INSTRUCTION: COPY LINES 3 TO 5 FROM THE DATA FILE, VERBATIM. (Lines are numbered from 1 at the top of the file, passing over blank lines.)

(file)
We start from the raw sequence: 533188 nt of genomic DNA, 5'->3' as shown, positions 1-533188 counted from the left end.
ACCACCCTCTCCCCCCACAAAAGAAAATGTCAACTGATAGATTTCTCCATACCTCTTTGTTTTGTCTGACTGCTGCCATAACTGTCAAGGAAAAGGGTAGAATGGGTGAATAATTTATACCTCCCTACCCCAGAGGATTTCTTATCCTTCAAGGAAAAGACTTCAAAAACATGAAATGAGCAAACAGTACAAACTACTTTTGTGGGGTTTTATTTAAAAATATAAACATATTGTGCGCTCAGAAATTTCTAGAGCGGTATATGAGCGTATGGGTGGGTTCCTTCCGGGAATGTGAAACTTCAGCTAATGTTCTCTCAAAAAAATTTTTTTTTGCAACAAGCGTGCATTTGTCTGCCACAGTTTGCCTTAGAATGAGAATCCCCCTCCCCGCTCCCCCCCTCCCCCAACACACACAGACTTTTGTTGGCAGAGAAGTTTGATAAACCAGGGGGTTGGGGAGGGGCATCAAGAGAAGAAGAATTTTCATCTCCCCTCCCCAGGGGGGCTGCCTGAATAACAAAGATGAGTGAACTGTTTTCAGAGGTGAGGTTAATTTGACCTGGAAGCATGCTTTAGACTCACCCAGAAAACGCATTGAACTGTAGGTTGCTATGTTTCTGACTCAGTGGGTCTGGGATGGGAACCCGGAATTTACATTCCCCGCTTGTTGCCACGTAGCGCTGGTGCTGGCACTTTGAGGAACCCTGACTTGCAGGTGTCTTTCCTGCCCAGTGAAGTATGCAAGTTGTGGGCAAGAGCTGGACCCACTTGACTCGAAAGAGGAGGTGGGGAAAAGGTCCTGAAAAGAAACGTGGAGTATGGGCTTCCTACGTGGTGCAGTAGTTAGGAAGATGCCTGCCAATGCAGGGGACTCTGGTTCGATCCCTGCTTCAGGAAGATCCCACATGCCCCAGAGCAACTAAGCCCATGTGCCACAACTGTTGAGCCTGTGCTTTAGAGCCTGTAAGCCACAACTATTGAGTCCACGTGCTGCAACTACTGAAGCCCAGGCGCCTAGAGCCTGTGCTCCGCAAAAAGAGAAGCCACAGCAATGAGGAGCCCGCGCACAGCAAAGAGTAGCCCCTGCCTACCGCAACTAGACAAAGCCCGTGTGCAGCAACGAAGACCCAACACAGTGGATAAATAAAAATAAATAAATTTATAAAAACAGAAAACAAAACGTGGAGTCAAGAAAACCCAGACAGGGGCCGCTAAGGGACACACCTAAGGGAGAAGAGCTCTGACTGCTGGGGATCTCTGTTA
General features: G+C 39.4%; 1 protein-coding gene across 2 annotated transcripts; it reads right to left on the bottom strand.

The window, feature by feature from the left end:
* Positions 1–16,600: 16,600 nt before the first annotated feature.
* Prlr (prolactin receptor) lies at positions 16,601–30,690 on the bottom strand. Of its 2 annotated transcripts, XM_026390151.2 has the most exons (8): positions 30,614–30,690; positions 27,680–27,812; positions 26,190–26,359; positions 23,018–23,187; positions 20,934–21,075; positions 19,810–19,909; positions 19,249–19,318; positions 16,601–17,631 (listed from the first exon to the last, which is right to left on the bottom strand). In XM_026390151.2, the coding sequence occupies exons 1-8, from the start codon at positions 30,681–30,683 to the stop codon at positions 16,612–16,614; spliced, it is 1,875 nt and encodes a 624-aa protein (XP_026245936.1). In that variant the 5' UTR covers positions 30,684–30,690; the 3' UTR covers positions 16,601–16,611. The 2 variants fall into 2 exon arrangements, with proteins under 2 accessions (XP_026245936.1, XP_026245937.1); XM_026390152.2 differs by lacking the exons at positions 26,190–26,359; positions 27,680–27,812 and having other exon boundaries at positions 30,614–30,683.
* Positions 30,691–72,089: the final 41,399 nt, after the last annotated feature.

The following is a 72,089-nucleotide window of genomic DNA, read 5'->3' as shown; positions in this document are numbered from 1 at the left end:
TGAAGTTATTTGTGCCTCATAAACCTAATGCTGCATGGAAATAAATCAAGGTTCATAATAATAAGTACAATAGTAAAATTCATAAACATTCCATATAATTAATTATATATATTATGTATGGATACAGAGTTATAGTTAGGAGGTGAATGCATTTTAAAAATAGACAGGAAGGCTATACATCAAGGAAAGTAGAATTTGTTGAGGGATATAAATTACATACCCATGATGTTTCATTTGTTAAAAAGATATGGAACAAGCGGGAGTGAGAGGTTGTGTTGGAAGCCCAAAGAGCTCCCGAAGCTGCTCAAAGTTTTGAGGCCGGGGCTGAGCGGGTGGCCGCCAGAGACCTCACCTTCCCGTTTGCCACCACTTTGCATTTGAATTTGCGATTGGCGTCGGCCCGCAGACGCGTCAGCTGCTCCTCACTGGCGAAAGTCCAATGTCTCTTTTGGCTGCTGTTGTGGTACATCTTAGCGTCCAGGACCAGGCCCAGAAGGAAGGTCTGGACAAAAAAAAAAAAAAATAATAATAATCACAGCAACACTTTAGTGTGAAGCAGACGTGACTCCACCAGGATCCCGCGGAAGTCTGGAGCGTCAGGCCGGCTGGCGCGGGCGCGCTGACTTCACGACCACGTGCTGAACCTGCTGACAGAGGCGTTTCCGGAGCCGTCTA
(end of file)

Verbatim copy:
General features: G+C 39.4%; 1 protein-coding gene across 2 annotated transcripts; it reads right to left on the bottom strand.

The window, feature by feature from the left end:
* Positions 1–16,600: 16,600 nt before the first annotated feature.